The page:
Software engineering is more than just learning a language and writing code. You are expected to write good software as a software engineer or developer. So, what exactly constitutes good software? Reading some code written in the project can help you judge good software. If the code is simple to understand and change, it is undoubtedly good software, and developers enjoy working on it. It’s common in development that no one wants to continue working on a project with bad or messy code (it can be a nightmare). Due to time constraints, developers may avoid writing clean code. They rush to go faster, but what happens is that they go slower.
Whether you are a new or experienced programmer, you should always strive to become a good programmer (not just a programmer). Remember that you are responsible for the quality of your code, so write it so that other developers can understand it and don’t mock you every time they try to understand the jumbled code you wrote in your project. What Constitutes a Clean Code: Before we get into writing clean and better code, let’s look at some of its characteristics. Well-written code should be readable. Elegant code should be written. It should be enjoyable to read and make you smile.
Clean code should be simple and straightforward. It should adhere to the principle of single responsibility (SRP). Clean code should be simple to understand, simple to change, and simple to maintain. All tests should pass if the code is clean. How Do You Write Cleaner Code?
Make Use of Meaningful Names
You will be naming variables, functions, classes, arguments, modules, packages, directories, etc. Make it a habit to give your code meaningful names. Whatever names you use in your code, they should serve three functions:
- what it does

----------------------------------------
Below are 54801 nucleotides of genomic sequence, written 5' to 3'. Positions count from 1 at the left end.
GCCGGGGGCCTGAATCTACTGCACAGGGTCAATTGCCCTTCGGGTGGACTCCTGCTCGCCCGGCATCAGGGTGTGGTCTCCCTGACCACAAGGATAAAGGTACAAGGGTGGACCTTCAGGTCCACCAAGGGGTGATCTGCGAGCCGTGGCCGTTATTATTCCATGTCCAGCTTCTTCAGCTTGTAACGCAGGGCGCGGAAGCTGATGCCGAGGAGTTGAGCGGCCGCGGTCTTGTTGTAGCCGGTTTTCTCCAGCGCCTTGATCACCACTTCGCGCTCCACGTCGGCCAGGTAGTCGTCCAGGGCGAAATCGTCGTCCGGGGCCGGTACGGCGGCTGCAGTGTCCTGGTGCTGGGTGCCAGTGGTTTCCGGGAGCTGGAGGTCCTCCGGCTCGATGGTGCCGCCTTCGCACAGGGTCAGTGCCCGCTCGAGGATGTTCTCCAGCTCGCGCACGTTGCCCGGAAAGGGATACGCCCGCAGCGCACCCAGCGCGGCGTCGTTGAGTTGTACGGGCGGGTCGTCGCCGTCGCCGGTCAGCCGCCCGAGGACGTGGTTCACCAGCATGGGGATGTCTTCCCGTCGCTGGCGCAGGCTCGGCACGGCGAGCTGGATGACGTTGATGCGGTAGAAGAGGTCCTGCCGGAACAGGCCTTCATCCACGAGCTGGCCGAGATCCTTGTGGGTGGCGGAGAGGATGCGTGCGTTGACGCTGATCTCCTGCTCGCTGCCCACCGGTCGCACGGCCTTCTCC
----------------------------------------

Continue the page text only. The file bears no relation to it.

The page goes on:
- why it exists,
- and how it is used.
As an example: int b; // number of users.
In the preceding example, you must include a comment alongside the name declaration of a variable, which could be a better coding practice. The name you give your code should reveal its intent. It should explain why a variable, function, or method exists. In the preceding example, a more appropriate variable name would be: int number_of_users. It may take some time to come up with meaningful names, but it will make your code much cleaner and easier to read for both other developers and yourself. Also, keep the names to three or four words.
SRP (Single Responsibility Principle)
In any programming language, classes, functions, or methods are a good way to organize the code, so when writing code, you need to think about how to write a function that communicates its intent. Most beginners make this mistake: they write a function that can handle and perform almost everything (multiple tasks). It makes your code more difficult for developers to understand and causes issues when they need to fix bugs or locate code. So, when writing a function, keep two things in mind to keep your function clean and easy to understand.
- They should be compact.
- They should only focus on one thing and do it well.